• Published Date: 14/06/2023
  • by: UNDP

The Invisible Wall: Getting To Know the Ethnic Groups and Challenges of life Through “Ethnic Youth Dialogue”

If we talk about one unique group that most people don’t have a chance to meet or talk to that much,

an ethnic group may be one of the first ones that come to mind. But, why? Even though ethnic groups may not have a stand-out or different appearance from the majority of people in Thailand, they still have more limitations in their lives, in contrast to the modernity of this society. This dialogue will invite you to learn about the way of life and the obstacles in the lives of ethnic groups.

Ethnic youth in Thailand, which are ethnic minorities, face inequality and various obstacles in accessing the rights that should be obtained from being human in the first place, from discrimination to lack of educational opportunities, employment, and medical treatment rights. Prejudice is a major problem among ethnic youth in Thailand. Although the country is ethnically diverse, there is still discrimination against people who are different from the majority. Ethnic youths often face racism and issues in communication, especially in the workplace or in school.


The disappearance of culture

Ko (figure name), an Aka youth, shared her experience during the discussion that language differences may be a challenge for some ethnic minorities. Thai is the main language of the country, but some ethnic groups may not use Thai as their first language. This may make it difficult for them to communicate with other people, access education,  and other opportunities. She told us that when she was younger, she couldn’t speak fluent Thai at the time. She attended a Thai school, which was the beginning of her discrimination experience, whether it was from friends or teachers at the school, due to the fact that she couldn’t communicate properly in Thai. After that, she tried her best to communicate in Thai all the time, and until now, she can no longer communicate in her native language very well anymore.

This indicates the result of attempting to change their cultural identity to meet Thai social values. This has led to the disappearance of native languages and cultures in the community.


Inequality in education and employment is also a major issue for ethnic minorities. This may be related to the difficulty of the acquisition of Thai nationality. Ethnic minorities and some ethnic youth may not have access to education or job opportunities as much as Thai nationals, which may limit career opportunities and make it difficult for them to establish a successful life in the future. Therefore, their dreams have been limited.


When the distance prevents you from exercising your right to support policies or representatives you need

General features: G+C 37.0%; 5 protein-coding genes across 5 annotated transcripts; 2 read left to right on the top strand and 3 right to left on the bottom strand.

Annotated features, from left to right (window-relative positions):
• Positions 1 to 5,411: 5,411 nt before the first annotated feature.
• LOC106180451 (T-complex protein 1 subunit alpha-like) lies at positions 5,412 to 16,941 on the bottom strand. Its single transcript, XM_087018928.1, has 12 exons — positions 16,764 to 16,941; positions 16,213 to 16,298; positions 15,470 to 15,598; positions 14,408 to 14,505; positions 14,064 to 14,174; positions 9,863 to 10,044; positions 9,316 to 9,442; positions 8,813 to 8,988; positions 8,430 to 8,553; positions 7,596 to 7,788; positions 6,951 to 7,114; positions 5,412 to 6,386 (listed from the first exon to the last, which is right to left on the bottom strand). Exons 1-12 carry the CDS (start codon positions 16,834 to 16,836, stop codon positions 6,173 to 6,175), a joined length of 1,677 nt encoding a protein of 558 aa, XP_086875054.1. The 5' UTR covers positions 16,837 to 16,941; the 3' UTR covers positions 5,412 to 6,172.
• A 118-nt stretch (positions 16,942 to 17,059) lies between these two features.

Linked to the problem of inequality in education, it leads to other obstacles in exercising fundamental rights. “Saeng” (figure name), an ethnic participant, said that the right to vote is  not universal. The village where he lives is almost on the mountain. So, the distance makes it difficult to exercise their rights to support policies or representatives of the country. Besides that, outsiders also take advantage of the fact that ethnic people have less knowledge of this kind of information for their own benefit. The government does not see the importance of a lot of issues such as the right to obtain Thai nationality. Some groups of people have lived in Thailand for a long time but have not acquired Thai citizenship. Despite being in the area of ​​Thailand, the community is far from the city and civilization. They still have to constantly fight for the right to citizenship because it is hard to access various welfare and services without it. 

Furthermore, there is a problem with unclear address information. Although the ethnic communities have been living in Thailand for a long time, the area is far away and close to the border, making it difficult to identify their identity. They have been questioned about being a citizen of other countries such as Myanmar or Laos, resulting in the non-recognition of nationality. Today, many ethnic youths still face this obstacle.


Alternative Treatments and Access to Public Health Services 

May (figure name), an Akha youth, shared with us that in her childhood, traditional ghost beliefs played a big role in her community. Even in Christian-dominated communities like her family, traditional beliefs were influenced. Some beliefs are influenced by her own experiences, she told us that when she was young, the wounds wouldn’t heal by modern methods, but after trying the science of beliefs and healing using dirt and earthworms in conjunction with tribal rituals, the wounds were healed.  Although in the present, there are public healthcare and health services under the welfare state. Some ethnic people may still choose traditional treatment over modern science. However, some did not have a choice, they still do not have access to public health services and have not received proper support. This is due to the lack of comprehensive access to fundamental rights and still waiting for further policy change.


It is undeniable that minorities in Thailand have to face various problems, whether inequality or the right to access education and medical treatment. These problems cannot be solved without creating a support network that can help guide and promote the system of services, along with the distribution of decentralizing basic rights. It is important to support access to rights and non-discrimination and try to push toward the next goal. There are also organizations and groups that are working to support ethnic youth in Thailand and are ready to support the rights to education, to help ethnic youths to work effectively and equally. By working together, we can create a more inclusive and supportive society for everyone, regardless of race or ethnicity

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